Damon Albarn’s virtual band Gorillaz came alive Sunday night to close out Coachella — and it’s in real life that the Blur frontman’s vision really thrives.
For Gorillaz’s first show since 2005, the Britpop icon played humble curator, inviting an eclectic list of guests onstage, including soul star Bobby Womack, De La Soul, Swedish-Japanese singer Yukimi Nagano of Little Dragon, and the Lebanese National Orchestra for Oriental Arabic Music.
Over 90 minutes and 18 songs, the 15-piece-plus ensemble breathed a vivacity into Gorillaz’s three-album discography, and premiered almost every track off their brand new release, Plastic Beach.
Oh, and then there was that semi-Clash reunion — Gorillaz’s newest members, guitarist Mick Jones and bassist Paul Simonon (who both appear on Beach), played live together for the first time in more than 25 years.
In all respects, the set was a colossal production, executed by Albarn’s Gorillaz co-conspirator, Tank Girl animator Jamie Hewlett, whose visual touch was a dominant factor, with a glowing “Gorillaz” sign and giant onstage screens playing out the storyline of Plastic Beach (inspired by the polluted beaches near Albarn’s English country home).
But despite the pop spectacle, this fest-closing set was mostly about Albarn, the puppeteer orchestrating his vision and watching it come to life.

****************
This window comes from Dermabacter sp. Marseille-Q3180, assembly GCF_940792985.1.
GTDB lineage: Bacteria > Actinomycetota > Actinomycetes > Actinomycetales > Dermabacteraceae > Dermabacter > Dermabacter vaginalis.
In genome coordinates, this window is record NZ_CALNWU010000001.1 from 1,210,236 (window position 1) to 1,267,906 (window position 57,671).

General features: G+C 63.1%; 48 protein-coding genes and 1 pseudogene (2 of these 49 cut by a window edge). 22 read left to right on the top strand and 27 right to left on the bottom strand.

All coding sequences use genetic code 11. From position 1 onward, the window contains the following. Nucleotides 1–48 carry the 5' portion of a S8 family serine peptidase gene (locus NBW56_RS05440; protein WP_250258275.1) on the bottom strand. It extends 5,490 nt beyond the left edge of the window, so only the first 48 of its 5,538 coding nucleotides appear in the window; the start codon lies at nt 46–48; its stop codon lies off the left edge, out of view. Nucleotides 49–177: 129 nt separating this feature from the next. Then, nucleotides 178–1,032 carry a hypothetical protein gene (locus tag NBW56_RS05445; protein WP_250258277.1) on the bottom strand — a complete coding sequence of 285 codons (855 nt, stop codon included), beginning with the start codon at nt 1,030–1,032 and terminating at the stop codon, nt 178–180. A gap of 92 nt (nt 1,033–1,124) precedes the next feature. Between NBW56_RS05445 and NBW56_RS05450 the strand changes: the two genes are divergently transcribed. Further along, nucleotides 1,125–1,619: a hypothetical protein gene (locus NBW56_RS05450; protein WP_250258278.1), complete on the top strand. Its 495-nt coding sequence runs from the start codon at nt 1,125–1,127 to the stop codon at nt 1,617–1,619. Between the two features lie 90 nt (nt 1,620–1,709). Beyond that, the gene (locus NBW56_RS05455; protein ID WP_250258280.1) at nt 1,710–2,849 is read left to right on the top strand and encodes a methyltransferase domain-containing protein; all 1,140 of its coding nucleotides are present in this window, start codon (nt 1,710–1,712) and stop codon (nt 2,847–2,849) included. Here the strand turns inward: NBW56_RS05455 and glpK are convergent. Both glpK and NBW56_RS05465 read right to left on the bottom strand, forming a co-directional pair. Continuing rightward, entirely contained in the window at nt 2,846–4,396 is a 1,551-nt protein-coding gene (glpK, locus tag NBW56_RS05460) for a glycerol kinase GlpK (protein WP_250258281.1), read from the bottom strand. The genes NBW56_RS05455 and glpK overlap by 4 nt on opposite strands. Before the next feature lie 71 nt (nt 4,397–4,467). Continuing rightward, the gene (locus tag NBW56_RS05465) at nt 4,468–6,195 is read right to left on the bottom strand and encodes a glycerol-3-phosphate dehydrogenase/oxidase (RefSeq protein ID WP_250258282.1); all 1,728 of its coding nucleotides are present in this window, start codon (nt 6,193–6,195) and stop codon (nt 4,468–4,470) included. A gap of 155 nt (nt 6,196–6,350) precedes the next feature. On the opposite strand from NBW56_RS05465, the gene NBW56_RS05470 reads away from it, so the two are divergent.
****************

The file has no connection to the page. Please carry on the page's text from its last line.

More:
The gig’s highlights include “El Manana,” a gorgeous meditation on love and money with keyboard plinks, acoustic guitar, and a snappy drum beat; newbie “Empire Ants,” featuring vocals from Nagano, which floated on a beautiful jazzy vibe; and “Broken,” a sailor’s shanty with the Clash boys sharing a mic to trade spirited chants, looking like French navy men in their striped shirts and sailor’s hats (the entire group’s clothing theme was nautical).
Beaches dance-y hits had the 30,000-plus crowd getting their groove on. Bobby Womack’s velvety croon carried “Stylo”; De La Soul hyped the crowd on “Superfast Jelly Fish”; and set-opener “Welcome to the World of the Plastic Beach” rocked with a recorded vocal spot from Snoop Dogg.
Older hits like “Demon Days” and “Feel Good Inc.” were yet another reminder of Gorillaz’s musical range, blending elements of electro, funk, dub, rock, and hip-hop.
But the apex arrived during the encore with “To Binge,” a show-tune-style duet with Nagano, and show-closer “Cloud of Unknowing,” a melancholy ballad with Womack on lead.
The entire set proved that team work is a beautiful thing — and that Gorillaz have perfected the formula.